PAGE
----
Oncotarget

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Prognostic value of microRNA expression levels in pancreatic adenocarcinoma: a review of the literature

Patrick Wald, X. Shawn Liu, Cory Pettit, Mary Dillhoff, Andrei Manilchuk, Carl Schmidt, Evan Wuthrick, Wei Chen and Terence M. Williams _

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Oncotarget. 2017; 8:73345-73361. https://doi.org/10.18632/oncotarget.20277

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Abstract

Patrick Wald1, X. Shawn Liu1, Cory Pettit1, Mary Dillhoff1, Andrei Manilchuk1, Carl Schmidt1, Evan Wuthrick1, Wei Chen1 and Terence M. Williams1

1The Ohio State University Medical Center, Arthur G. James Comprehensive Cancer Center and Richard J. Solove Research Institute, Columbus, OH 43210

Correspondence to:

Terence M. Williams, email: [email protected]

Keywords: pancreatic cancer, miRNA, non-coding RNA, chemotherapy, prognostic biomarker

Received: June 06, 2017     Accepted: July 23, 2017     Published: August 16, 2017

ABSTRACT

Background: Clinical and pathologic markers of prognosis and patterns of failure help guide clinicians in selecting patients for adjuvant therapy after surgical resection for pancreatic adenocarcinoma (PDAC). Recent studies have reported the prognostic utility of microRNA profiling in numerous malignancies. Here, we review and summarize the current literature regarding associations between microRNA expression and overall survival in PDAC patients.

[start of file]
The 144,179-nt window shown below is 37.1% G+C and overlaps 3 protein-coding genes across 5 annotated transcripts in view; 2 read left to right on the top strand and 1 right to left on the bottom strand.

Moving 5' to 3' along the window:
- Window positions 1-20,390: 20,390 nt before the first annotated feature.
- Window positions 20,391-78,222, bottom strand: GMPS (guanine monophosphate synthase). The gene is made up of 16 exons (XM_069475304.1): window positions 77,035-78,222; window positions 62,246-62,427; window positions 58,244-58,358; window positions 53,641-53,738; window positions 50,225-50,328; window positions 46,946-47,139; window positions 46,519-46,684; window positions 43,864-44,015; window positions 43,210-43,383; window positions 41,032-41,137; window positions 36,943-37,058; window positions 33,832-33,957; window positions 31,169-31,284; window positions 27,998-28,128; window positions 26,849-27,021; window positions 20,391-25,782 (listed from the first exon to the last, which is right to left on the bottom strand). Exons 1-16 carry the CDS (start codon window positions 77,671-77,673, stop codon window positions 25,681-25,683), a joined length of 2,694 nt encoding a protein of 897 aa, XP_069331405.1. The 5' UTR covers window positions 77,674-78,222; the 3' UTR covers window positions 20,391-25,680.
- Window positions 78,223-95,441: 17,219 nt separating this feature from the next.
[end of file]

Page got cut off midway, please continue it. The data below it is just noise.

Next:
Materials and Methods: We conducted a systematic search in the PubMed database to identify all primary research studies reporting prognostic associations between tumor and/or serum microRNA expression and overall survival in PDAC patients. Eligible articles were reviewed by the authors and relevant findings are summarized below.

Results: We found 53 publications that fit our search criteria. In total, 23 up-regulated and 49 down-regulated miRNAs have been associated with worse overall survival. MiR-21 is the most commonly reported miRNA, appearing in 19 publications, all of which report aberrant over-expression and association with shorter survival in PDAC. Other miRNAs that appear in multiple publications include miR-10b, -21, -34a, -155, -196a, -198, -200c, -203, -210, -218, -222, and -328. We summarize the preclinical and clinical data implicating these miRNAs in various molecular signaling pathways and cellular functions.

Conclusions: There is growing evidence that miRNA expression profiles have the potential to provide tumor-specific prognostic information to assist clinicians in more appropriately selecting patients for adjuvant therapy. These molecules are often aberrantly expressed and exhibit oncogenic and/or tumor suppressor functions in PDAC. Additional efforts to develop prognostic and predictive molecular signatures, and further elucidate miRNA mechanisms of action, are warranted.


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